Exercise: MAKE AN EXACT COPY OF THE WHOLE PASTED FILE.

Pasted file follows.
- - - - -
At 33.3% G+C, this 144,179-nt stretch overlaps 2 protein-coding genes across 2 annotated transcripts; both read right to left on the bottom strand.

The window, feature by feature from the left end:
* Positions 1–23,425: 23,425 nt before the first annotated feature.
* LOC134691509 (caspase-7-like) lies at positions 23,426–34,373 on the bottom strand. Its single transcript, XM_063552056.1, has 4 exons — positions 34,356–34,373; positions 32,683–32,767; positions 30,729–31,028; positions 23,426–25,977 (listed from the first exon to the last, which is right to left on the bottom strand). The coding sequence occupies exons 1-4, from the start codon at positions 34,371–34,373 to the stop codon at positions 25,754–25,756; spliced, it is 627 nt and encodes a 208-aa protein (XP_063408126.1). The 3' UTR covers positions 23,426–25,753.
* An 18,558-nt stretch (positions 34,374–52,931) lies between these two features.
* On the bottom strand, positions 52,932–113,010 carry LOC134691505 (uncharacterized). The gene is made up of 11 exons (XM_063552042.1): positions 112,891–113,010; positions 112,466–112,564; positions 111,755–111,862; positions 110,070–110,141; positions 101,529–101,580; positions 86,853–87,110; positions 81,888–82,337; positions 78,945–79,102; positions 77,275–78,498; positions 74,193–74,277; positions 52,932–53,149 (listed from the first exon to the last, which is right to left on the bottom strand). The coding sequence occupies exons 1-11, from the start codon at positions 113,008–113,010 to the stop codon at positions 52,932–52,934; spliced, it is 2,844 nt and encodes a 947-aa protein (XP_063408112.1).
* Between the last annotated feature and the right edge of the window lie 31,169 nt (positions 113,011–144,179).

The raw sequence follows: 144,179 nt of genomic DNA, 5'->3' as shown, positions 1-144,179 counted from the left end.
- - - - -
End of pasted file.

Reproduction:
At 33.3% G+C, this 144,179-nt stretch overlaps 2 protein-coding genes across 2 annotated transcripts; both read right to left on the bottom strand.

The window, feature by feature from the left end:
* Positions 1–23,425: 23,425 nt before the first annotated feature.
* LOC134691509 (caspase-7-like) lies at positions 23,426–34,373 on the bottom strand. Its single transcript, XM_063552056.1, has 4 exons — positions 34,356–34,373; positions 32,683–32,767; positions 30,729–31,028; positions 23,426–25,977 (listed from the first exon to the last, which is right to left on the bottom strand). The coding sequence occupies exons 1-4, from the start codon at positions 34,371–34,373 to the stop codon at positions 25,754–25,756; spliced, it is 627 nt and encodes a 208-aa protein (XP_063408126.1). The 3' UTR covers positions 23,426–25,753.
* An 18,558-nt stretch (positions 34,374–52,931) lies between these two features.
* On the bottom strand, positions 52,932–113,010 carry LOC134691505 (uncharacterized). The gene is made up of 11 exons (XM_063552042.1): positions 112,891–113,010; positions 112,466–112,564; positions 111,755–111,862; positions 110,070–110,141; positions 101,529–101,580; positions 86,853–87,110; positions 81,888–82,337; positions 78,945–79,102; positions 77,275–78,498; positions 74,193–74,277; positions 52,932–53,149 (listed from the first exon to the last, which is right to left on the bottom strand). The coding sequence occupies exons 1-11, from the start codon at positions 113,008–113,010 to the stop codon at positions 52,932–52,934; spliced, it is 2,844 nt and encodes a 947-aa protein (XP_063408112.1).
* Between the last annotated feature and the right edge of the window lie 31,169 nt (positions 113,011–144,179).

The raw sequence follows: 144,179 nt of genomic DNA, 5'->3' as shown, positions 1-144,179 counted from the left end.